News broke mid-week that filmmaker Bill Siegel, Oscar nominated co-director of THE WEATHER UNDERGROUND and director of Emmy-winner THE TRIALS OF MUHAMMAD ALI, died at the age of 55 due to a heart attack that prior Saturday. Many of his colleagues wrote remembrances at the Kartemquin Films page, and Tom White collected a number of pieces on Siegel and his work at the IDA blog. Meanwhile, THE WEATHER UNDERGROUND co-director Sam Green shared the following on Instagram, “Bill was a lover of life and people and the world and probably got more pleasure from being alive than anyone I’ve ever known. Bill made a number of strong films, carried on deep and lifelong friendships, and also had two kids whom he loved and was thrilled by. The world will miss him badly.”
His friend and collaborator Dave Zirin also warmly remembered Siegel in The Nation, “Bill’s gift is so absolute that I’m pained not only by the loss of a friend and comrade but by the films we are not going to get to see. Bill’s next project was going to be ‘a new documentary that traced the history of the United States Information Agency and the creation of the US government’s internationally broadcast radio station Voice of America, which is regarded by some as a form of propaganda.’ I think Bill was going to use this topic to denounce so much of the bullshit that passes for news in 2018 and link the flooding of “fake news” with government propaganda that serves only the wealthy and powerful. The best possible tribute to Bill Siegel would be for us to pick up the baton and continue that work.”
Shortly after the news of Siegel’s death began to surface, the Library of Congress announced its annual selection of 25 National Film Registry inductees. As Christopher Campbell noted at Nonfics, “In one of the lightest years for documentary additions, five nonfiction films have been named to the National Film Registry. The Library of Congress selects 25 American titles for preservation annually, labeling the works as ‘culturally, historically, or aesthetically significant.’ Sometimes with the nonfiction selections, it’s a package deal of home movies or travelogues so technically the number can be higher. But for 2018, they’ve really only chosen two documentaries plus some historical film records, a staged display of affection, and an animated satire that I’m arguably stretching to include among these highlights.” The two aforementioned features include the Peter Davis’s Academy Award winning Vietnam doc HEARTS AND MINDS and the iconic music-festival classic MONTEREY POP by D. A. Pennebaker and an A-list of contributors.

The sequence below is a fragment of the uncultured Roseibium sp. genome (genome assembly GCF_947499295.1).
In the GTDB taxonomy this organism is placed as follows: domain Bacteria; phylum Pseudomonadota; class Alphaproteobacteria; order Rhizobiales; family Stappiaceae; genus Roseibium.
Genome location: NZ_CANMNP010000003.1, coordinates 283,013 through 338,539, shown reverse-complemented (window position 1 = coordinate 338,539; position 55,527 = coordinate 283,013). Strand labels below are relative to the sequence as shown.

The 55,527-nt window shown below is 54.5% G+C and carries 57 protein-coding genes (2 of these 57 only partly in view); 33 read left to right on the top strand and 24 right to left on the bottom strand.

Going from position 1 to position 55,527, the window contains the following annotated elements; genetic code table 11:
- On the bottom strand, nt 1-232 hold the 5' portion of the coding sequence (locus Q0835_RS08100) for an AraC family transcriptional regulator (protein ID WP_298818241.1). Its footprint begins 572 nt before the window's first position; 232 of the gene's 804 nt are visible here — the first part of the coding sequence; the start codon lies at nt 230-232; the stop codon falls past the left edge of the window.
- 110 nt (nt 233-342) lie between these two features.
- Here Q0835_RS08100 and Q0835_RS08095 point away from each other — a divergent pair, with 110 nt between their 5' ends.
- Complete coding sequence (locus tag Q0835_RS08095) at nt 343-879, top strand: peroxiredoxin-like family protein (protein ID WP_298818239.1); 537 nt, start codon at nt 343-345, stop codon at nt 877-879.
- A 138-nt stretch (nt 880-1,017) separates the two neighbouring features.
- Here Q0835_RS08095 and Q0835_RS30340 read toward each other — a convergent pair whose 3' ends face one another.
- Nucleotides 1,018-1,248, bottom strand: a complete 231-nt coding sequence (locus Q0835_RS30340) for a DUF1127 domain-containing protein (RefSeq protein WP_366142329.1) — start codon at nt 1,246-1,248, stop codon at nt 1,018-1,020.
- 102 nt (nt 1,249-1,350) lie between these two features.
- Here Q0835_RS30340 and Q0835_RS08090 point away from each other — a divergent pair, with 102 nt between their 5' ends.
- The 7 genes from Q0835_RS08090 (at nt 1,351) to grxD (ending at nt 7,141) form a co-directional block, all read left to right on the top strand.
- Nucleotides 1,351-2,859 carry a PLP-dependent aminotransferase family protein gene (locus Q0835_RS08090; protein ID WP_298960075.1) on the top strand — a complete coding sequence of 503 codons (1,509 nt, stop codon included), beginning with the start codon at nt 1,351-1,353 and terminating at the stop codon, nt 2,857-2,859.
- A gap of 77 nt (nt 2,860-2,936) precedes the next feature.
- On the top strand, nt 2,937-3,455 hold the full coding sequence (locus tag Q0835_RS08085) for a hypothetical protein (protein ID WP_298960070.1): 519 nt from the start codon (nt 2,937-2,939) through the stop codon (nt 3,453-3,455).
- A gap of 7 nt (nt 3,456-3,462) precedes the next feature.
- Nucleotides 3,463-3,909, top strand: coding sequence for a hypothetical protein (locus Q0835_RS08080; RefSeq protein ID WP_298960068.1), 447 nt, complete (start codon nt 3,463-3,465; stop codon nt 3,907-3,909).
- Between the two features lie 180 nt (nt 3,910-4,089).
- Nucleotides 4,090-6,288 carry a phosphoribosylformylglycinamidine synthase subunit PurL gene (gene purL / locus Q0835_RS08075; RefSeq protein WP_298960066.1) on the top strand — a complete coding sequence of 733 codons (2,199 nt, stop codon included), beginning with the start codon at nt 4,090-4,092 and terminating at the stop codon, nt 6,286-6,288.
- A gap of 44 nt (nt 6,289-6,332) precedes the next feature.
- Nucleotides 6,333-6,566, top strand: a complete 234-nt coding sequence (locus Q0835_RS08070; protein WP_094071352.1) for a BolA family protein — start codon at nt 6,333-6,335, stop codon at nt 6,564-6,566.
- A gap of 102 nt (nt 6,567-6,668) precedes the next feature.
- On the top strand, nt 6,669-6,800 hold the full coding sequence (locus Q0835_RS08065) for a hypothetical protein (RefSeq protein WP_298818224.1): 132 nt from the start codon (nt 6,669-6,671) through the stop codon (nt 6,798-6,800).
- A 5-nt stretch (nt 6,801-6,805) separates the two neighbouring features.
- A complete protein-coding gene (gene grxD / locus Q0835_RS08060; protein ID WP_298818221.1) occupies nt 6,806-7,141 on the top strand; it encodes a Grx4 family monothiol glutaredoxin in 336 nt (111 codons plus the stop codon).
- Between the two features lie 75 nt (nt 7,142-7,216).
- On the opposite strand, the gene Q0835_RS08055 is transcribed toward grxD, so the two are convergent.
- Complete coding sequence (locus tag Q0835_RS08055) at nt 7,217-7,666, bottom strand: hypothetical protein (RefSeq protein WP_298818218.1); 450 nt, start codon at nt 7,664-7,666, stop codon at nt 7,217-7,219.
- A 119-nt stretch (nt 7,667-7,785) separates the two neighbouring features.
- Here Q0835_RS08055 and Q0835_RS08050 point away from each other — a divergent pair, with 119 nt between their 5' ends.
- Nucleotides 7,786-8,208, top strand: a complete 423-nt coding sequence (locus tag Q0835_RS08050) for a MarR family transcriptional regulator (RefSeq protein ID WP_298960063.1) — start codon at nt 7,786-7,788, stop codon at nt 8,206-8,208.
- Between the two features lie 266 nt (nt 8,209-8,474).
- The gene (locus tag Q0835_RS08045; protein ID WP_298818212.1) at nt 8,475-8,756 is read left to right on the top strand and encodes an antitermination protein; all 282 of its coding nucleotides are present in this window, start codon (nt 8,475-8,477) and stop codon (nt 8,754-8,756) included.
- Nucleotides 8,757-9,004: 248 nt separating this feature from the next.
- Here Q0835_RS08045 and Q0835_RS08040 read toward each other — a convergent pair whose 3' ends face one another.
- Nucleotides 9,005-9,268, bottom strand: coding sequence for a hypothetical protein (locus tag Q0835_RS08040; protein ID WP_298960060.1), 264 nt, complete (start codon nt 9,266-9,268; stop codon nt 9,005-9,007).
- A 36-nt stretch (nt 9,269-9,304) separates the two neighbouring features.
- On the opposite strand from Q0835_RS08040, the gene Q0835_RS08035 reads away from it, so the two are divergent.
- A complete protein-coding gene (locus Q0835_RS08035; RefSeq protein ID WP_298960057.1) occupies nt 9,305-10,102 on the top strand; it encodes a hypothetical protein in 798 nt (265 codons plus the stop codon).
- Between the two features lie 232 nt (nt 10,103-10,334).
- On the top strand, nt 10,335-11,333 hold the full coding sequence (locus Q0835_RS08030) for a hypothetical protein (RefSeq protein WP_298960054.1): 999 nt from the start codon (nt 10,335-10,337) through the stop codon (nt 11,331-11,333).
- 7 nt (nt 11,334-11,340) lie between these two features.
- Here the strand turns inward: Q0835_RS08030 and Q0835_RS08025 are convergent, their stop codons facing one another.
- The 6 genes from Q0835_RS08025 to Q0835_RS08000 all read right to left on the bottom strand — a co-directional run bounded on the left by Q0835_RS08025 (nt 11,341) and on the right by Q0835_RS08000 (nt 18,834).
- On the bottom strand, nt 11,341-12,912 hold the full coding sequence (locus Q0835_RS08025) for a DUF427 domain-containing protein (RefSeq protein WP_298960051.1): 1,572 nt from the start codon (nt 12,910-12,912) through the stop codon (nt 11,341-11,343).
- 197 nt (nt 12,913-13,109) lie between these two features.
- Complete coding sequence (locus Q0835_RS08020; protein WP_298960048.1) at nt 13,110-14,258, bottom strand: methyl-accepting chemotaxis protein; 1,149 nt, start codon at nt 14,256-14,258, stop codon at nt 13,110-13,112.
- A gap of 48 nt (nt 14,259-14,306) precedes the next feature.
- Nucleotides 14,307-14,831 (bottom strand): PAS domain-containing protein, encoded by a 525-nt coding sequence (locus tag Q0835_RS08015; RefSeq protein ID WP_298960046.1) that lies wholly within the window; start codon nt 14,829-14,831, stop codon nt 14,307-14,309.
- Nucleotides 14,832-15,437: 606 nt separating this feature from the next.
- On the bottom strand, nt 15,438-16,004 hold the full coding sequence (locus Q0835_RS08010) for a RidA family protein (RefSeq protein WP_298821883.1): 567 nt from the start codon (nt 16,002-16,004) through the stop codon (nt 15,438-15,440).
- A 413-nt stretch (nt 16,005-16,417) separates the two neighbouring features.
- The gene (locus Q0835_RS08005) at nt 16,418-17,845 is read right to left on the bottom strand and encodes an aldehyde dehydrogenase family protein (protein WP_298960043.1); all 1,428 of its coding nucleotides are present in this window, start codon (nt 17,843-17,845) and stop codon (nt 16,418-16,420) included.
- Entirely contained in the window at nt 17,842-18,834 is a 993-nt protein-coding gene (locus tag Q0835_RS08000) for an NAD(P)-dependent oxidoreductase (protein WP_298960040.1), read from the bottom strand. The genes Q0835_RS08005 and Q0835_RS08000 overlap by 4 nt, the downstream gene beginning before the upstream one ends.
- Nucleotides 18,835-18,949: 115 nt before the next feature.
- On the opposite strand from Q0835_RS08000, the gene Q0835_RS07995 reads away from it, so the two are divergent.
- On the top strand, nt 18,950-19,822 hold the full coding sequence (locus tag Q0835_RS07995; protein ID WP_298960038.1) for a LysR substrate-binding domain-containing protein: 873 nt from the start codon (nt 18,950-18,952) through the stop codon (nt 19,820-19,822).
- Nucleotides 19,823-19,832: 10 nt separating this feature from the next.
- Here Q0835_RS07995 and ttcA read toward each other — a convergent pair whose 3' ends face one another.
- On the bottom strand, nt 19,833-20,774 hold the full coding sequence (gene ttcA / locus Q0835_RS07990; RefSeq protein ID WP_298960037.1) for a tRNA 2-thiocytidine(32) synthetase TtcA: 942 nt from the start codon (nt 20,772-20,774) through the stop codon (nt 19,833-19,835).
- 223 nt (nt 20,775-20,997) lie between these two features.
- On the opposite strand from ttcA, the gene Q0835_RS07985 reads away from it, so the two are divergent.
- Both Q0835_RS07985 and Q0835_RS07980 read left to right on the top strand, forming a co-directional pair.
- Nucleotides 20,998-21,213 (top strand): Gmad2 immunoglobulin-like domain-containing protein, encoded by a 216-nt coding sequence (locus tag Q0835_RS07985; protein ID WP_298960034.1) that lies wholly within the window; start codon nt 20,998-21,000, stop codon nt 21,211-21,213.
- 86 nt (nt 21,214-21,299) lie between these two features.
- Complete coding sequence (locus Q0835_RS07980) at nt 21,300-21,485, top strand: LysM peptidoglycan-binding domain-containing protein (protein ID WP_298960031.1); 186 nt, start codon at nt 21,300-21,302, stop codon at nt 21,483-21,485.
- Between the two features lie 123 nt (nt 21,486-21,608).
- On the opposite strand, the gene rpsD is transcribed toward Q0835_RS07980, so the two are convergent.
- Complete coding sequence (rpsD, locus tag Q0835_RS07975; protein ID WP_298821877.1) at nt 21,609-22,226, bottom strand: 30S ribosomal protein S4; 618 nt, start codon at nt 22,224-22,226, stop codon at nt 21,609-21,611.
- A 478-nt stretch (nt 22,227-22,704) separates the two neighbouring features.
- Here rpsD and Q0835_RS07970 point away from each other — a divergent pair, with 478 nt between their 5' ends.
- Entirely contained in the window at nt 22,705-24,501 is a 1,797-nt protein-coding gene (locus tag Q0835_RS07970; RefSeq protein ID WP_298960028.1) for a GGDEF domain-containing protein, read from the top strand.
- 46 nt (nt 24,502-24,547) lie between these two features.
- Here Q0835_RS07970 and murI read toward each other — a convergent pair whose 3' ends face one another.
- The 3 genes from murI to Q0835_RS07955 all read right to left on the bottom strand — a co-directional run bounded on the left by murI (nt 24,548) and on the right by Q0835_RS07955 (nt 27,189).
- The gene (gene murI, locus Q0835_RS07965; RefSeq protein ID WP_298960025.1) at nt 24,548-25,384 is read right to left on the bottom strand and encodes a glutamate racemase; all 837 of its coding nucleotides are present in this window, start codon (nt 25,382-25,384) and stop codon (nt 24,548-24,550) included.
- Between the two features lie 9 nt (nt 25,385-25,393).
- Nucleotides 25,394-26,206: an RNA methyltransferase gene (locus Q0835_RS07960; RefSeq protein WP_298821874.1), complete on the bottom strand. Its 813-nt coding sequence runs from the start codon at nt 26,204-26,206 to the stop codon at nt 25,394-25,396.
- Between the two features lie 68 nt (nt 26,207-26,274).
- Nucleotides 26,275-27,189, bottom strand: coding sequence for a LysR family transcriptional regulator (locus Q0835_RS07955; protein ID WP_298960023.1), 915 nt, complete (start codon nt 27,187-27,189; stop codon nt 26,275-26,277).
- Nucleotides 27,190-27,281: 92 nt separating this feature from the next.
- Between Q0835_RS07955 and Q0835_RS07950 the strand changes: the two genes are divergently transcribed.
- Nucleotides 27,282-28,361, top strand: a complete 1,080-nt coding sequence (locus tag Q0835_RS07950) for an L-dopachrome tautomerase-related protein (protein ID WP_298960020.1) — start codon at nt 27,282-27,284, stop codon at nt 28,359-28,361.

The big theatrical release of the week, and at 8.5 hours, I do mean big, Wang Bing’s DEAD SOULS, about Mao’s prison camps, has reached theaters in extremely limited release via Grasshopper Films. Bilge Ebiri named it a NYT Critics’ Pick, while at Joshua Brunsting of Criterion Cast was one of many to make a bold comparison, “Rooted heavily in the anthropological works of directors like Claude Lanzmann, Bing’s latest effort takes the groundwork of a film like SHOAH, and turns that type of clear focus to the atrocities of the governing body of China during Mao’s reign, specifically the use of labor camps like Jiabiangou.” Writing at RogerEbert.com, Simon Abrams made another striking comparison, “Wang’s movies are open-ended cinematic collages, much like the films of American documentarian Frederick Wiseman. They capture a certain quality and therefore speak for (and often quite well about) the issues faced by their economically disadvantaged subjects.” Most admirably, Arjun Sajip spoke with the filmmaker himself for an extensive feature in Sight & Sound: “It’s often interesting to track the artistic development of these auteurs; Wang’s development is harder to trace. Has his methodology or approach to filmmaking changed over the last two decades?”
While on the most recent episode of Pure Nonfiction our own Thom Powers shared a number of highlights from the DOC NYC world premiere of AMAZING GRACE, IndieWire’s Anne Thompson uncovered not only the story behind why it took so long for the film to finally reach audiences, but why exactly the film does not have a credited director.
This past week saw an unusual amount of great director interviews, including Morgan Neville’s appearance on The Close-up podcast, Christopher Llewellyn Reed‘s conversation with DIVIDE AND CONQUER director Alexis Bloom at Hammer to Nail, Christopher Campbell‘s interview at Nonfics with Alex Winter about his favorite documentaries, and Jim Farber‘s talk with Levan Tsikurishvili about AVICII: TRUE STORIES for The Guardian. Chief among this week’s interviews was Mekado Murphy‘s conversation in The New York Times with Peter Jackson about the restoration and manipulation processes of creating his new World War I doc THEY SHALL NOT GROW OLD (be sure to watch the astonishing clips).
I’d be remiss not to share one last thing before I sign off until the new year: Sara Wylie‘s lengthy feature in the latest issue of Cléo Journal on the documentaries of Holly Dale and Janis Cole, which boldly begins, “Documentary filmmaking has long been celebrated as a distinctly Canadian art form, yet the works of radical women documentarians like Holly Dale and Janis Cole remain overlooked. Their feature documentaries P4W: PRISON FOR WOMEN (1981) and HOOKERS ON DAVIE (1984) were both landmark films: P4W was one of the earliest on-screen representations of incarcerated Canadian women and featured a groundbreaking positive representation of a queer relationship, while Hookers on Davie offered a rare empathetic and nonjudgmental portrayal of women, including trans women, working as sex workers in Vancouver’s West End.”
Until 2019, Happy Holidays!